Recently, there have been a significant number of posts about MyHeritage.com's Record Matches, most simply recording the facts as presented in the press releases. But I have had some time during the past week or so both to work with the new program and to think about the significance of this step by MyHeritage.com. It is apparent that through its recent acquisitions and a number of undisclosed partnerships, it has put together a wide ranging method of searching previously unrelated databases simultaneously. In my opinion, this is a significant step forward for the online genealogical community.
The MyHeritage.com program is centered around a free local computer-based application called Family Tree Builder 6.0. Roughly speaking, you enter your information into Family Tree Builder, either by keying in the information or through a GEDCOM file, and the program either creates and online family tree or syncs the information with your online MyHeritage.com Family Tree. You can store up to 500 names online free of charge including up to 250 MB of storage for attached photos and documents. Their Premium Plan adds up to 2,500 people and 500 MB of storage and their PremiumPlus Plan has unlimited people and storage. The Premium Plan is currently $6.25 a month billed annually and the PremiumPlus Plan is $9.95 a month billed annually or $119.40 a year.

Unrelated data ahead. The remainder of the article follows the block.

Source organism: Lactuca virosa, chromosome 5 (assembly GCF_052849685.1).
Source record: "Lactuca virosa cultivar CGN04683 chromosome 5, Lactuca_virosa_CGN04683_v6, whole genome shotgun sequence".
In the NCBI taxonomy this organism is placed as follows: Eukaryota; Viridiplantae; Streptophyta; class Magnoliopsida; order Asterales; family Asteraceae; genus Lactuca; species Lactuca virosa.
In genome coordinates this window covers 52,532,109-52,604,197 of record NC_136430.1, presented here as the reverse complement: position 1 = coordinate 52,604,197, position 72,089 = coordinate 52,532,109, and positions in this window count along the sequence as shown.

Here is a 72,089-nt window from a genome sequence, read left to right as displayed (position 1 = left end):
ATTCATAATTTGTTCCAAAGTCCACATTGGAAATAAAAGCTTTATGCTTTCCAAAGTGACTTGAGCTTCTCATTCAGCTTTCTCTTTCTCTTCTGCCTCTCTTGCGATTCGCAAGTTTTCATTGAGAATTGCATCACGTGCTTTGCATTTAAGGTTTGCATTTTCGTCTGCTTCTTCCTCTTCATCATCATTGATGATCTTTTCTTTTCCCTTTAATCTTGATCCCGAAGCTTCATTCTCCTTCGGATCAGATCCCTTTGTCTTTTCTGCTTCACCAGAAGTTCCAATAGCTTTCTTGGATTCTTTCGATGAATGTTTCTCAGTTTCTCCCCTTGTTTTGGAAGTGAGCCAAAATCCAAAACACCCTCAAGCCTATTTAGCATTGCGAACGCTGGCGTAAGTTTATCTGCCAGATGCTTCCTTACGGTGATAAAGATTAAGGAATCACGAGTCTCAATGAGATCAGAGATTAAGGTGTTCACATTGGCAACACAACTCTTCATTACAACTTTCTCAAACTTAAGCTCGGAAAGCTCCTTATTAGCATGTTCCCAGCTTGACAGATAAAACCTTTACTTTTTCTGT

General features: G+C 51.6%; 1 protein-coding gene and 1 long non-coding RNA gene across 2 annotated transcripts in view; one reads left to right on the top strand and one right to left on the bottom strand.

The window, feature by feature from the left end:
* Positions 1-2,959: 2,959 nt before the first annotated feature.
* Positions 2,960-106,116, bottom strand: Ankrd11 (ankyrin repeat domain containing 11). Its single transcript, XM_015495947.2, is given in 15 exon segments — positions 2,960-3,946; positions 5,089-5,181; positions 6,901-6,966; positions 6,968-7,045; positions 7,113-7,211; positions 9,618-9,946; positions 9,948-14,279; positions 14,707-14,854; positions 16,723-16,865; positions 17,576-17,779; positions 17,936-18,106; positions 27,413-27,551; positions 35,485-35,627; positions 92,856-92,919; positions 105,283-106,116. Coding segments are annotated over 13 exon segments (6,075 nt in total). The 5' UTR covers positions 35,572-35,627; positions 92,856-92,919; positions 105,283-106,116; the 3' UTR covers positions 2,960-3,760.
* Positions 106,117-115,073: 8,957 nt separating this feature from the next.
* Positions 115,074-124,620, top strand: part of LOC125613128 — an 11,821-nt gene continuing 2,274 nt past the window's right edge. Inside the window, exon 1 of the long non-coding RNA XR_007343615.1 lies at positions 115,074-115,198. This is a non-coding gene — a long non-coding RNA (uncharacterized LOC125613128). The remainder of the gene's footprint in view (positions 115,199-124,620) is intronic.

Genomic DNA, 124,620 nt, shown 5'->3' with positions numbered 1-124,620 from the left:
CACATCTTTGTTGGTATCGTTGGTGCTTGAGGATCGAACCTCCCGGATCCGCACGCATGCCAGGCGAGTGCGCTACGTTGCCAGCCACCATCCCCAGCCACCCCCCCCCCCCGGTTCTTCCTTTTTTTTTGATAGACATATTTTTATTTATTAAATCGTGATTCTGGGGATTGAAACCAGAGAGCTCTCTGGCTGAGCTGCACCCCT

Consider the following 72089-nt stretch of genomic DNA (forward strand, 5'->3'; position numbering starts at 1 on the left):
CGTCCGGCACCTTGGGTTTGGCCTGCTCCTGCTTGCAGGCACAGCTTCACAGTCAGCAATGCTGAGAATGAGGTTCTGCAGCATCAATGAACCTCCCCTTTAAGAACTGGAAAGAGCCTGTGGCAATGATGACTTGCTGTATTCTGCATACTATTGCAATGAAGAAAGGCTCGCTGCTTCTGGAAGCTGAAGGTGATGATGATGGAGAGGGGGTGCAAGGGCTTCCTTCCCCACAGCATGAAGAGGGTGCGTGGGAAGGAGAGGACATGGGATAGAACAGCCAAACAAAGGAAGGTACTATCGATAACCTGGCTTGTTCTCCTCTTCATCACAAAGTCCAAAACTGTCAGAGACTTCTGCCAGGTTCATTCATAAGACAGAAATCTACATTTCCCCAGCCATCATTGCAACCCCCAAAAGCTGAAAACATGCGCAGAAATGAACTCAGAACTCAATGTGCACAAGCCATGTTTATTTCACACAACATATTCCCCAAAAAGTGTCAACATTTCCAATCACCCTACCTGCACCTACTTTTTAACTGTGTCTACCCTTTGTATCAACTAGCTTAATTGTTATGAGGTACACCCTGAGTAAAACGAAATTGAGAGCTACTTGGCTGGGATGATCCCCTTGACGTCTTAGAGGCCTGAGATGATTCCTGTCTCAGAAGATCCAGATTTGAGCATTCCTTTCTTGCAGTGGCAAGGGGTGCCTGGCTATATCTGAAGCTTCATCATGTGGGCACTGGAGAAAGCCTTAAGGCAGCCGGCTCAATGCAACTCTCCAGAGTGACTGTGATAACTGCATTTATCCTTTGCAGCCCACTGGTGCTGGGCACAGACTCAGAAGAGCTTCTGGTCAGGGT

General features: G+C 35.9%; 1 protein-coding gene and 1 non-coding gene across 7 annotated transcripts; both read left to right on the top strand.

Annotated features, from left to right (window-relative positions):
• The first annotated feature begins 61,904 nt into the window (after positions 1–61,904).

The new Record Match feature is not free. MyHeritage.com with the Records Match looks like it will run an additional $6.35 per month billed annually or $76.20 for full access. Otherwise, you can purchase credits to download specific documents. Here is the explanation:
Record Matches are provided for free as an abbreviated summary. Viewing full records from some data collections is free (e.g. Ellis Island and Find-a-Grave). Viewing other records in full requires a new type of subscription, called a data subscription, which also provides unlimited access to MyHeritage SuperSearch. You can also view specific records by purchasing pay-as-you-go credits.Now, the first thing is how does this program compare to Ancestry.com? MyHeritage.com is obviously a very viable competitor, perhaps the first one Ancestry.com has ever had. These are some of the points I have noticed comparing the two programs.